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Social Worker Helps Veterinarians Battle Burnout

Licensed Clinical Social Worker Helen Beaman likes to help people help themselves.

Recognizing the need for those from many professions to make sense of sometimes stressful or chaotic work, she has reached out to first responders, veterinary clinics and others to volunteer her expertise to help people cope with the challenges of their jobs.

“Community outreach is a cornerstone of what clinical social workers do,” said Beaman. “It is kind of an unspoken promise that we will always be contributing to our community and the betterment of society. I know how much information and education empowers people and helps them feel they can be their own advocates to improve their lives.”

A powerful example of Beaman’s outreach is sessions for veterinarians and staff at Grove Veterinary Clinic in Newport.

Beaman worked with Charles Hurty, DVM, medical director of Grove Veterinary Clinic and vice president of the Oregon Veterinary Medical Association, to develop cognitive behavioral therapy classes and monthly check-ins. The sessions address mental health concerns related to caring for sick, injured and dying pets, including suicide risk. One in six veterinarians has contemplated suicide at some point in their careers.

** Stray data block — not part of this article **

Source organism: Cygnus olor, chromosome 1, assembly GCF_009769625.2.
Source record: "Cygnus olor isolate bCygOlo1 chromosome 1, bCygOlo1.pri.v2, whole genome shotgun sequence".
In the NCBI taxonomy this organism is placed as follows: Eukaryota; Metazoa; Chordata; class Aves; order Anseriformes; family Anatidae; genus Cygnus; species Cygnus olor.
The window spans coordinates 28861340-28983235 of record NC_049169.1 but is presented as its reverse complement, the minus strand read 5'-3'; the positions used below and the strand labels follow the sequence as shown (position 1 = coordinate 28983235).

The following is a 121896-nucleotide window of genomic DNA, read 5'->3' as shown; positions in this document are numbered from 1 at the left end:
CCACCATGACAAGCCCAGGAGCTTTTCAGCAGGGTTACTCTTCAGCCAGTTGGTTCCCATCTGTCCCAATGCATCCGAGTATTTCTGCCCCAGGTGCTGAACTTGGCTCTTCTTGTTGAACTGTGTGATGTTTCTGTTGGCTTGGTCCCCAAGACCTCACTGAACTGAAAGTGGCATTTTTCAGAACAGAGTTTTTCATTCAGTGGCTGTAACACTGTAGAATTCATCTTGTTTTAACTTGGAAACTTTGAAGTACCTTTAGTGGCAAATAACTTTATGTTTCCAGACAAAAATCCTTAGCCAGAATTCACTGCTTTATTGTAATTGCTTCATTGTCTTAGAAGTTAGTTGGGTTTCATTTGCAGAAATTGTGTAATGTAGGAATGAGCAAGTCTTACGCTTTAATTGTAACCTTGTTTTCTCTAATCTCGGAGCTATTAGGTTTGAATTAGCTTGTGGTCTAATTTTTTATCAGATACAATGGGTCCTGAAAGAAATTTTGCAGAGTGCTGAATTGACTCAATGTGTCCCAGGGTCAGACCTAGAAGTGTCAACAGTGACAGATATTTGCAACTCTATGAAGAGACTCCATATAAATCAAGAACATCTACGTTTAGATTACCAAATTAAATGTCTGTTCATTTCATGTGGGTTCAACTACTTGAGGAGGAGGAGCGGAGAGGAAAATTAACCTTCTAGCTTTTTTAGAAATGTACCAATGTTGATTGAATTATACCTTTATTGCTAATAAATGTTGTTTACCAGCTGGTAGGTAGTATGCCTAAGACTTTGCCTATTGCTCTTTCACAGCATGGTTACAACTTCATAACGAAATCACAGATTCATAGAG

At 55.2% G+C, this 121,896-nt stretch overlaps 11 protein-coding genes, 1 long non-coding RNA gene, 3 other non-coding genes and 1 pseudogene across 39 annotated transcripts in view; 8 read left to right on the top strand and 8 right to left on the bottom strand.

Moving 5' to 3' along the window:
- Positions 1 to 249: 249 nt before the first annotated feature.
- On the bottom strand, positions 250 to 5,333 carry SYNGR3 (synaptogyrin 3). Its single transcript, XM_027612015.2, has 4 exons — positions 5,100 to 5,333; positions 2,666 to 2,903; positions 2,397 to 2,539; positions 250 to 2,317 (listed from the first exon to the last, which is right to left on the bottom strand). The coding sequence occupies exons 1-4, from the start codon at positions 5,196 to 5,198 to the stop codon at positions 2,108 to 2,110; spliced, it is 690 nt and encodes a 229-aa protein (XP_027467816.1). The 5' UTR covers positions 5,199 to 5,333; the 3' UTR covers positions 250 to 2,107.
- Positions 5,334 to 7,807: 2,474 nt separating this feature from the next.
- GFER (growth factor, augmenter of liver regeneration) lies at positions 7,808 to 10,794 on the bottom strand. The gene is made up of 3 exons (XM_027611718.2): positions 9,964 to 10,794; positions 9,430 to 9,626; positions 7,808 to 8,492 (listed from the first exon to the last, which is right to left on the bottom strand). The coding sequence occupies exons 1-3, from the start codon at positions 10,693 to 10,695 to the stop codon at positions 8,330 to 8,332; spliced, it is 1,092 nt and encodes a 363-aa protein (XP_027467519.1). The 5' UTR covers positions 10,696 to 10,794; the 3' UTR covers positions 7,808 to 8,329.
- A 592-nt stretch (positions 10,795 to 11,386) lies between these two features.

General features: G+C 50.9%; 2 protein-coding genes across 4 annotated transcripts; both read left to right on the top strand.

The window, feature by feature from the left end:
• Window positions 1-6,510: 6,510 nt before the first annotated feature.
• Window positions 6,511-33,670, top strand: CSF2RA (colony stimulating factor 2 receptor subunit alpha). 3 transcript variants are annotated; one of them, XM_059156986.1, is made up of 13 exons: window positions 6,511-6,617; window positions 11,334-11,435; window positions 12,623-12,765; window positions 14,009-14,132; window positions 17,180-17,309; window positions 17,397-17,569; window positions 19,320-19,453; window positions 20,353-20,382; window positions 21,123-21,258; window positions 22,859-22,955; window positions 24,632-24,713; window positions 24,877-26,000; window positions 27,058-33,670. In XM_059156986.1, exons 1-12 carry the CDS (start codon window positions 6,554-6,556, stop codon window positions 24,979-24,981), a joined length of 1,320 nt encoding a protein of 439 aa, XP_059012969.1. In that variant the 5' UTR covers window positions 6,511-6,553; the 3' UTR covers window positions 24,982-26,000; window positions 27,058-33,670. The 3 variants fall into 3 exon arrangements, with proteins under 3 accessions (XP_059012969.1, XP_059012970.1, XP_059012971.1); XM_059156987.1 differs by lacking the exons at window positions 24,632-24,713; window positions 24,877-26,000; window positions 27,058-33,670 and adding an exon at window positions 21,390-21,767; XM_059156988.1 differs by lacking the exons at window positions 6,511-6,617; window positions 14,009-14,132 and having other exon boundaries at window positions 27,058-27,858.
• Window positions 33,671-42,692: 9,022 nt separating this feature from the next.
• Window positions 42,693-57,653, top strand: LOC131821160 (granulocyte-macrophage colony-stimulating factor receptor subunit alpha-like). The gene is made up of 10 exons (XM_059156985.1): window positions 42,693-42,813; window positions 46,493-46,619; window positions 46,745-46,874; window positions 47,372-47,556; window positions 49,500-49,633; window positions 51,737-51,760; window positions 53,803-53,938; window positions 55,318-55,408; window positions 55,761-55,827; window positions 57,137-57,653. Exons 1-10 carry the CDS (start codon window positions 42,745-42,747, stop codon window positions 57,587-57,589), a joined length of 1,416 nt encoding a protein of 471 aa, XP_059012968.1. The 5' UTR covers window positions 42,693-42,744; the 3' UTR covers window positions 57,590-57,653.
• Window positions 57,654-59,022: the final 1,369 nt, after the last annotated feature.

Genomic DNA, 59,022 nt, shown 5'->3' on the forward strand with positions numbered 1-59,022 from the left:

“My veterinary team is not immune from these challenges,” said Dr. Hurty. “We decided as a group that we did not want to have this experience anymore and that changes were needed.”

Beaman’s work with the veterinary clinic and other groups includes providing perspective and validation for experiences and emotions, helping people understand what is going on in their minds and bodies and giving them vocabulary and tools to work towards a healthier experience. Beaman feels it is important for professionals to be transparent with others and themselves about their challenges.

“The response was more than I could have ever expected or hoped for,” said Dr. Hurty. “People’s thoughts and feelings were validated. Helen has helped us understand our experiences and emotions and has driven us to be a healthier and happier team that can now thrive and innovate.”

Beaman finds this work nourishing.

“I think people forget how inspiring that kind of work can be,” Beaman said. “It gives back to me; it can be very rewarding. This is self-care.”

Helen Beaman, LCSW, cares for patients of Samaritan’s primary care clinics in Lincoln County.